They claim to reform the bail system, but a legislator who’s worked on real bipartisan solutions says Republicans are abusing their power in order to appear “tough on crime” ahead of the April 4 election.
Two proposed constitutional amendments that would change the bail system in Wisconsin should be rejected by voters next week, according to a legislator who has worked on a bipartisan alternative.
Rep. Evan Goyke (D-Milwaukee) said bail for criminal defendants should be determined based on their risk of posing harm to others or fleeing, not whether they’re rich or poor.
Speaking Tuesday on UpNorthNews Radio, Goyke said he was part of a bipartisan study committee in 2018 that looked into bail reform and made broad recommendations that were largely unheeded by Republicans running the Legislature. Instead, GOP lawmakers wrote two constitutional amendments earlier this year that would expand cash bail, ignoring the advice of criminal justice experts..
“It became politicized,” Goyke said of bail reform. “It became a weapon of partisan politics [when] the very purpose of that study committee was to take partisan politics out of complex issues. That’s why we put Republicans and Democrats and non-elected laypersons on the committee, so that we can find consensus that is protected from the political and partisan campaign process.”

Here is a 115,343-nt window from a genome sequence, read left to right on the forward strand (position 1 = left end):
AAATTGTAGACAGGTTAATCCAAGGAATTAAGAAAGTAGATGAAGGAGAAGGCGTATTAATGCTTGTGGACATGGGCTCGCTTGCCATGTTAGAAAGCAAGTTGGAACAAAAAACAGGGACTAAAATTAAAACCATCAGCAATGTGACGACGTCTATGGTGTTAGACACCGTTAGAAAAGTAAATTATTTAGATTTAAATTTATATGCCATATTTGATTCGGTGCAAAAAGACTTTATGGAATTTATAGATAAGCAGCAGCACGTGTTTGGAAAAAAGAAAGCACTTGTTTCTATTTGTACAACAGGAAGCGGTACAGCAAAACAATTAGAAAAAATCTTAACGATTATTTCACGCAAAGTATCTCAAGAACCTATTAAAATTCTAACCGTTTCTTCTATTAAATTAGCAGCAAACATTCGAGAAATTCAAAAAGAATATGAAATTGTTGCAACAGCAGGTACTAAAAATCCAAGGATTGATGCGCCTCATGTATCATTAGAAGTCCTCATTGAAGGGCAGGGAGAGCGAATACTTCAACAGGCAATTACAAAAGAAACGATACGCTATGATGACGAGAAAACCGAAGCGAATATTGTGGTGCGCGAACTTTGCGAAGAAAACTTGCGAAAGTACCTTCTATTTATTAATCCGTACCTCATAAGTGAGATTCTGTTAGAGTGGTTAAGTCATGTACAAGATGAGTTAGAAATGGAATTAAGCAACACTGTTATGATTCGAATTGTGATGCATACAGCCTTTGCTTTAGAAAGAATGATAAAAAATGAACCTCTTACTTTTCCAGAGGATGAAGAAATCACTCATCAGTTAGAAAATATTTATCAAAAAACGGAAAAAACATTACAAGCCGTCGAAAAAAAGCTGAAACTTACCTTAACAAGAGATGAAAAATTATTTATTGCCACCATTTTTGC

Amid nationwide pandemic-era surges in crime, Republicans turned the issue of bail reform into a political cudgel—most successfully in 2022, by misrepresenting the position of US Senate candidate Mandela Barnes. Ads targeting Barnes claimed that his support for ending cash bail would make it easier for violent criminals to be released. In reality, actual bail reform would give courts more latitude to detain defendants who pose a safety risk or a flight risk.
“We wanted to move away from using only money as the determination of whether you get out of jail or not and create a system that would make that decision based on the risk that the individual poses of either flight or re-offending,” Goyke said. “I just think it would be a much more honest and transparent system if we just said, ‘look, you pose a danger based on these factors, so you can’t get out whether you’re rich or not.’”
Goyke noted that other states, like New Jersey, eliminated cash bail and saw crime rates and pre-trial jail populations decrease.
Goyke said true bail reform in Wisconsin is being blocked by a process that politicizes constitutional amendments.
“I think changing our constitution should be done rarely,” Goyke said. “It’s a big change. And once you make these changes they are hard, if not impossible, to undo. So take the time to study the issues before you cast your vote.